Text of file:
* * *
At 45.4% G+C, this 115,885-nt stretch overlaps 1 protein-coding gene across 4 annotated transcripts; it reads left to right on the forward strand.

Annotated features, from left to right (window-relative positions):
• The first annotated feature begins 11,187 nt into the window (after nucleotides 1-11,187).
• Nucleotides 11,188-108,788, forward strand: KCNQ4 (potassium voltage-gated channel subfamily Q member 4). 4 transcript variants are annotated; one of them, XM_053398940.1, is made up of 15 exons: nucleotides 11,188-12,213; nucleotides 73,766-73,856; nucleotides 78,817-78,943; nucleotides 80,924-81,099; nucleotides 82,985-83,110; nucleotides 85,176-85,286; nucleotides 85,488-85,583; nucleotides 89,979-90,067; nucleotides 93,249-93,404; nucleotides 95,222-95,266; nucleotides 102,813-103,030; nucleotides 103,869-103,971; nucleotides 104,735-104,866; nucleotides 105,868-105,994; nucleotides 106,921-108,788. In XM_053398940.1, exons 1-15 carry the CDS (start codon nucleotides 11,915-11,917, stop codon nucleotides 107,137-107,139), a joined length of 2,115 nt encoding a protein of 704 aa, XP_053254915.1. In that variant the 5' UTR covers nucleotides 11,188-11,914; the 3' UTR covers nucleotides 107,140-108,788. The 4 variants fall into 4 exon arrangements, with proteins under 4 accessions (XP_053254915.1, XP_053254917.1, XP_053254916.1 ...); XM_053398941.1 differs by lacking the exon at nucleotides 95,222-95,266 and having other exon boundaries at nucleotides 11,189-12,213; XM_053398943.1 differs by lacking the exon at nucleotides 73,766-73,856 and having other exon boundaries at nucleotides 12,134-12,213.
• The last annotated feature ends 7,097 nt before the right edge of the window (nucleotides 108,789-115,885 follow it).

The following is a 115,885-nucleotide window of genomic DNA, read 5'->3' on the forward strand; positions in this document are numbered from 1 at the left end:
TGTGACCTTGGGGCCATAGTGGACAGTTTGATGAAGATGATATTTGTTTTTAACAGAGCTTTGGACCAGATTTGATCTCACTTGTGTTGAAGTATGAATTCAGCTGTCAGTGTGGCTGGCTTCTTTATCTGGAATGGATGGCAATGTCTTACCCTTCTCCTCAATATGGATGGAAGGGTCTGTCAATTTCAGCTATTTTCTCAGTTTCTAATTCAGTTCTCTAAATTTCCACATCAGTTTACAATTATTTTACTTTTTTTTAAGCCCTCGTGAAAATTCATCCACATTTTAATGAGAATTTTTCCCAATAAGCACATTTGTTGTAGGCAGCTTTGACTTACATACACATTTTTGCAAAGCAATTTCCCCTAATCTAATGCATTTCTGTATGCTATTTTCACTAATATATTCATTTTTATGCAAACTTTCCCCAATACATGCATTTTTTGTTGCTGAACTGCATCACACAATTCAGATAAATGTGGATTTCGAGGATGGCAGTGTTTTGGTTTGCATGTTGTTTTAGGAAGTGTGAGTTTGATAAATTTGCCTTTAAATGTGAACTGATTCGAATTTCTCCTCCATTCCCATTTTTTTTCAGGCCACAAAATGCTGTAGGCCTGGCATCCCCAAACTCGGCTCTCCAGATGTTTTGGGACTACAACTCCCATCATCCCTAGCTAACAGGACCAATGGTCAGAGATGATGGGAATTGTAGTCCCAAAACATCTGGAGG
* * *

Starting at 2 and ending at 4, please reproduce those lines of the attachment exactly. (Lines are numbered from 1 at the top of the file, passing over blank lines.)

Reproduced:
Annotated features, from left to right (window-relative positions):
• The first annotated feature begins 11,187 nt into the window (after nucleotides 1-11,187).
• Nucleotides 11,188-108,788, forward strand: KCNQ4 (potassium voltage-gated channel subfamily Q member 4). 4 transcript variants are annotated; one of them, XM_053398940.1, is made up of 15 exons: nucleotides 11,188-12,213; nucleotides 73,766-73,856; nucleotides 78,817-78,943; nucleotides 80,924-81,099; nucleotides 82,985-83,110; nucleotides 85,176-85,286; nucleotides 85,488-85,583; nucleotides 89,979-90,067; nucleotides 93,249-93,404; nucleotides 95,222-95,266; nucleotides 102,813-103,030; nucleotides 103,869-103,971; nucleotides 104,735-104,866; nucleotides 105,868-105,994; nucleotides 106,921-108,788. In XM_053398940.1, exons 1-15 carry the CDS (start codon nucleotides 11,915-11,917, stop codon nucleotides 107,137-107,139), a joined length of 2,115 nt encoding a protein of 704 aa, XP_053254915.1. In that variant the 5' UTR covers nucleotides 11,188-11,914; the 3' UTR covers nucleotides 107,140-108,788. The 4 variants fall into 4 exon arrangements, with proteins under 4 accessions (XP_053254915.1, XP_053254917.1, XP_053254916.1 ...); XM_053398941.1 differs by lacking the exon at nucleotides 95,222-95,266 and having other exon boundaries at nucleotides 11,189-12,213; XM_053398943.1 differs by lacking the exon at nucleotides 73,766-73,856 and having other exon boundaries at nucleotides 12,134-12,213.